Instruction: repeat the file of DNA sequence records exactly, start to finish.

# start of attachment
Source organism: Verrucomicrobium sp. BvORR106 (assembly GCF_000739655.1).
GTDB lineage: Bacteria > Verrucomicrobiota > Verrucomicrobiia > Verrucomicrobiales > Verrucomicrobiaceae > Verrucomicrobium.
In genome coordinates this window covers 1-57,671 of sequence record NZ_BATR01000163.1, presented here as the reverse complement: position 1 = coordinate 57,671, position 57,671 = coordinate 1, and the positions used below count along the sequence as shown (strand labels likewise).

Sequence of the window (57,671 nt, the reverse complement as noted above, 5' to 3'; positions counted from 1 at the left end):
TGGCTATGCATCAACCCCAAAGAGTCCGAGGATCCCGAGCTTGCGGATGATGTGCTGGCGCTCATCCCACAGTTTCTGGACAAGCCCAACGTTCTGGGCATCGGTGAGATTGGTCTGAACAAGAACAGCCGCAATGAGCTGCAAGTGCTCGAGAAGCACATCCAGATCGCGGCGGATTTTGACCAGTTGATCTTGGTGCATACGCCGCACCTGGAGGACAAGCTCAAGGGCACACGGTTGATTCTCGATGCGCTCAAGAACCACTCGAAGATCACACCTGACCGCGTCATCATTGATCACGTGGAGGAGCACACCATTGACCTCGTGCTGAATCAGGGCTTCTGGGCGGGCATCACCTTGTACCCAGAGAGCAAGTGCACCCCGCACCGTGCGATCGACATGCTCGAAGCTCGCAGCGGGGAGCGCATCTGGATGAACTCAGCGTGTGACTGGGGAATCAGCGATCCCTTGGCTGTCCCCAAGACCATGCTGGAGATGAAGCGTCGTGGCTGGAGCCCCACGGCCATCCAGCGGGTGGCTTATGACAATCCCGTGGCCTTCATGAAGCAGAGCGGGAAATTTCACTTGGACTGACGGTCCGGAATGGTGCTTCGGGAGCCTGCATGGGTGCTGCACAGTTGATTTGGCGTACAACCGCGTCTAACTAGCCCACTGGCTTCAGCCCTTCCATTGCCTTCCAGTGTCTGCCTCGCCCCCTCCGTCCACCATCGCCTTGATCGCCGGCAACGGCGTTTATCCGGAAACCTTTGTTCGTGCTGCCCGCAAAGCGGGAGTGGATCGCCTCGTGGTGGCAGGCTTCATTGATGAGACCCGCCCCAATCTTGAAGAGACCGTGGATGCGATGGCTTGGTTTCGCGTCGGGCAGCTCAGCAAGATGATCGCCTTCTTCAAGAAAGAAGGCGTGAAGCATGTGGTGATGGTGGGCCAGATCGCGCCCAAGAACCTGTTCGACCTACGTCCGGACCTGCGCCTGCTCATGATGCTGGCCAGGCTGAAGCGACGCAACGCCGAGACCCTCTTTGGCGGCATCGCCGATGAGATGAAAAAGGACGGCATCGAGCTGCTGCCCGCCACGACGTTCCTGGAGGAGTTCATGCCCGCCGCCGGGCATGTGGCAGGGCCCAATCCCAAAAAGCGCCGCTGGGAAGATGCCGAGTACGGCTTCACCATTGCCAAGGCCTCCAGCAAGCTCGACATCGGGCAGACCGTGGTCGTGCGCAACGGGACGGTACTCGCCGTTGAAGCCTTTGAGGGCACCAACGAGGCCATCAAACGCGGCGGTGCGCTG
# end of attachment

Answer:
Source organism: Verrucomicrobium sp. BvORR106 (assembly GCF_000739655.1).
GTDB lineage: Bacteria > Verrucomicrobiota > Verrucomicrobiia > Verrucomicrobiales > Verrucomicrobiaceae > Verrucomicrobium.
In genome coordinates this window covers 1-57,671 of sequence record NZ_BATR01000163.1, presented here as the reverse complement: position 1 = coordinate 57,671, position 57,671 = coordinate 1, and the positions used below count along the sequence as shown (strand labels likewise).

Sequence of the window (57,671 nt, the reverse complement as noted above, 5' to 3'; positions counted from 1 at the left end):
TGGCTATGCATCAACCCCAAAGAGTCCGAGGATCCCGAGCTTGCGGATGATGTGCTGGCGCTCATCCCACAGTTTCTGGACAAGCCCAACGTTCTGGGCATCGGTGAGATTGGTCTGAACAAGAACAGCCGCAATGAGCTGCAAGTGCTCGAGAAGCACATCCAGATCGCGGCGGATTTTGACCAGTTGATCTTGGTGCATACGCCGCACCTGGAGGACAAGCTCAAGGGCACACGGTTGATTCTCGATGCGCTCAAGAACCACTCGAAGATCACACCTGACCGCGTCATCATTGATCACGTGGAGGAGCACACCATTGACCTCGTGCTGAATCAGGGCTTCTGGGCGGGCATCACCTTGTACCCAGAGAGCAAGTGCACCCCGCACCGTGCGATCGACATGCTCGAAGCTCGCAGCGGGGAGCGCATCTGGATGAACTCAGCGTGTGACTGGGGAATCAGCGATCCCTTGGCTGTCCCCAAGACCATGCTGGAGATGAAGCGTCGTGGCTGGAGCCCCACGGCCATCCAGCGGGTGGCTTATGACAATCCCGTGGCCTTCATGAAGCAGAGCGGGAAATTTCACTTGGACTGACGGTCCGGAATGGTGCTTCGGGAGCCTGCATGGGTGCTGCACAGTTGATTTGGCGTACAACCGCGTCTAACTAGCCCACTGGCTTCAGCCCTTCCATTGCCTTCCAGTGTCTGCCTCGCCCCCTCCGTCCACCATCGCCTTGATCGCCGGCAACGGCGTTTATCCGGAAACCTTTGTTCGTGCTGCCCGCAAAGCGGGAGTGGATCGCCTCGTGGTGGCAGGCTTCATTGATGAGACCCGCCCCAATCTTGAAGAGACCGTGGATGCGATGGCTTGGTTTCGCGTCGGGCAGCTCAGCAAGATGATCGCCTTCTTCAAGAAAGAAGGCGTGAAGCATGTGGTGATGGTGGGCCAGATCGCGCCCAAGAACCTGTTCGACCTACGTCCGGACCTGCGCCTGCTCATGATGCTGGCCAGGCTGAAGCGACGCAACGCCGAGACCCTCTTTGGCGGCATCGCCGATGAGATGAAAAAGGACGGCATCGAGCTGCTGCCCGCCACGACGTTCCTGGAGGAGTTCATGCCCGCCGCCGGGCATGTGGCAGGGCCCAATCCCAAAAAGCGCCGCTGGGAAGATGCCGAGTACGGCTTCACCATTGCCAAGGCCTCCAGCAAGCTCGACATCGGGCAGACCGTGGTCGTGCGCAACGGGACGGTACTCGCCGTTGAAGCCTTTGAGGGCACCAACGAGGCCATCAAACGCGGCGGTGCGCTG